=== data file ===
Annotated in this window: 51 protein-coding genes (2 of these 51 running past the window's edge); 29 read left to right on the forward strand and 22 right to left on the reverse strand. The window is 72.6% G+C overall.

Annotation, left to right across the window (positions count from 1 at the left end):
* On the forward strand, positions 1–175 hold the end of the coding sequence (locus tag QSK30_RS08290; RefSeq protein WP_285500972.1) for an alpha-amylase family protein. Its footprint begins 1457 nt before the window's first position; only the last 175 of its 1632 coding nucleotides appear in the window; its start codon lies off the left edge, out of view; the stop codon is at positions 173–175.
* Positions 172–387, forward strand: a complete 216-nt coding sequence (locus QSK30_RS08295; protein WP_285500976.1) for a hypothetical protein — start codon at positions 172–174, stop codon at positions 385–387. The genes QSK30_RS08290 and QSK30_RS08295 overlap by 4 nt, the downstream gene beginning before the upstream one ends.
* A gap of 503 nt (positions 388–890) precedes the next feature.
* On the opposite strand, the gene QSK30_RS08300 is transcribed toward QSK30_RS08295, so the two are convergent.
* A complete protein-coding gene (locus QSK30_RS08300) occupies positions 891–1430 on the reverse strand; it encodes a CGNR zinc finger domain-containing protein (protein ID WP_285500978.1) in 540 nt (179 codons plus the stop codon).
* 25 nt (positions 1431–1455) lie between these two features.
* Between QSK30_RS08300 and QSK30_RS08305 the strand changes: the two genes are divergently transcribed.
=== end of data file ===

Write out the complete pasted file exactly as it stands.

Annotated in this window: 51 protein-coding genes (2 of these 51 running past the window's edge); 29 read left to right on the forward strand and 22 right to left on the reverse strand. The window is 72.6% G+C overall.

Annotation, left to right across the window (positions count from 1 at the left end):
* On the forward strand, positions 1–175 hold the end of the coding sequence (locus tag QSK30_RS08290; RefSeq protein WP_285500972.1) for an alpha-amylase family protein. Its footprint begins 1457 nt before the window's first position; only the last 175 of its 1632 coding nucleotides appear in the window; its start codon lies off the left edge, out of view; the stop codon is at positions 173–175.
* Positions 172–387, forward strand: a complete 216-nt coding sequence (locus QSK30_RS08295; protein WP_285500976.1) for a hypothetical protein — start codon at positions 172–174, stop codon at positions 385–387. The genes QSK30_RS08290 and QSK30_RS08295 overlap by 4 nt, the downstream gene beginning before the upstream one ends.
* A gap of 503 nt (positions 388–890) precedes the next feature.
* On the opposite strand, the gene QSK30_RS08300 is transcribed toward QSK30_RS08295, so the two are convergent.
* A complete protein-coding gene (locus QSK30_RS08300) occupies positions 891–1430 on the reverse strand; it encodes a CGNR zinc finger domain-containing protein (protein ID WP_285500978.1) in 540 nt (179 codons plus the stop codon).
* 25 nt (positions 1431–1455) lie between these two features.
* Between QSK30_RS08300 and QSK30_RS08305 the strand changes: the two genes are divergently transcribed.